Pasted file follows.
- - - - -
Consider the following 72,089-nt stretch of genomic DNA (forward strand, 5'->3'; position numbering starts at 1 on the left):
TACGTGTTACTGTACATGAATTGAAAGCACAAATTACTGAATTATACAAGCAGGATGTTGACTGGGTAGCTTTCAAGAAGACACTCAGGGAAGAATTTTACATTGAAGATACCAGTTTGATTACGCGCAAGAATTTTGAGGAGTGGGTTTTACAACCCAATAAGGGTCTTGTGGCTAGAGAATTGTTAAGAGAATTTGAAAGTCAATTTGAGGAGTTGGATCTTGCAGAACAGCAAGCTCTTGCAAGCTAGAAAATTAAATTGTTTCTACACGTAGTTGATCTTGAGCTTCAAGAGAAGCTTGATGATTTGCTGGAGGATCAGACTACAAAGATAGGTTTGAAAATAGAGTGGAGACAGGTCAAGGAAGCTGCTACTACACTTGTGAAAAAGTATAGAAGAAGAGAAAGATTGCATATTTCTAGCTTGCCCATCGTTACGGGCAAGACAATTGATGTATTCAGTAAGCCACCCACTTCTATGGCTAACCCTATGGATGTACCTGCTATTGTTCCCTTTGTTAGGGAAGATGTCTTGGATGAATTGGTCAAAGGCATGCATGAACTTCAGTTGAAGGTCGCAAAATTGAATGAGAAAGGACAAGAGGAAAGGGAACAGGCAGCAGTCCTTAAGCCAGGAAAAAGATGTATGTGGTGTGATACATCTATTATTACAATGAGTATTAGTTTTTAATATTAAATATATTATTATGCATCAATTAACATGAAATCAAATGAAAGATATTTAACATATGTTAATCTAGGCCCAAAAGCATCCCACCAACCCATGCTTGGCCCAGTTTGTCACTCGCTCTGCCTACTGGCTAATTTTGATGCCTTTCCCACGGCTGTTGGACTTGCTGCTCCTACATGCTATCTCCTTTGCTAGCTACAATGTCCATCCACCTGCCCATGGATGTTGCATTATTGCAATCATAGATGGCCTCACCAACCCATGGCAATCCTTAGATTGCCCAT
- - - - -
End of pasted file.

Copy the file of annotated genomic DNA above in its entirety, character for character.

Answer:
Consider the following 72,089-nt stretch of genomic DNA (forward strand, 5'->3'; position numbering starts at 1 on the left):
TACGTGTTACTGTACATGAATTGAAAGCACAAATTACTGAATTATACAAGCAGGATGTTGACTGGGTAGCTTTCAAGAAGACACTCAGGGAAGAATTTTACATTGAAGATACCAGTTTGATTACGCGCAAGAATTTTGAGGAGTGGGTTTTACAACCCAATAAGGGTCTTGTGGCTAGAGAATTGTTAAGAGAATTTGAAAGTCAATTTGAGGAGTTGGATCTTGCAGAACAGCAAGCTCTTGCAAGCTAGAAAATTAAATTGTTTCTACACGTAGTTGATCTTGAGCTTCAAGAGAAGCTTGATGATTTGCTGGAGGATCAGACTACAAAGATAGGTTTGAAAATAGAGTGGAGACAGGTCAAGGAAGCTGCTACTACACTTGTGAAAAAGTATAGAAGAAGAGAAAGATTGCATATTTCTAGCTTGCCCATCGTTACGGGCAAGACAATTGATGTATTCAGTAAGCCACCCACTTCTATGGCTAACCCTATGGATGTACCTGCTATTGTTCCCTTTGTTAGGGAAGATGTCTTGGATGAATTGGTCAAAGGCATGCATGAACTTCAGTTGAAGGTCGCAAAATTGAATGAGAAAGGACAAGAGGAAAGGGAACAGGCAGCAGTCCTTAAGCCAGGAAAAAGATGTATGTGGTGTGATACATCTATTATTACAATGAGTATTAGTTTTTAATATTAAATATATTATTATGCATCAATTAACATGAAATCAAATGAAAGATATTTAACATATGTTAATCTAGGCCCAAAAGCATCCCACCAACCCATGCTTGGCCCAGTTTGTCACTCGCTCTGCCTACTGGCTAATTTTGATGCCTTTCCCACGGCTGTTGGACTTGCTGCTCCTACATGCTATCTCCTTTGCTAGCTACAATGTCCATCCACCTGCCCATGGATGTTGCATTATTGCAATCATAGATGGCCTCACCAACCCATGGCAATCCTTAGATTGCCCAT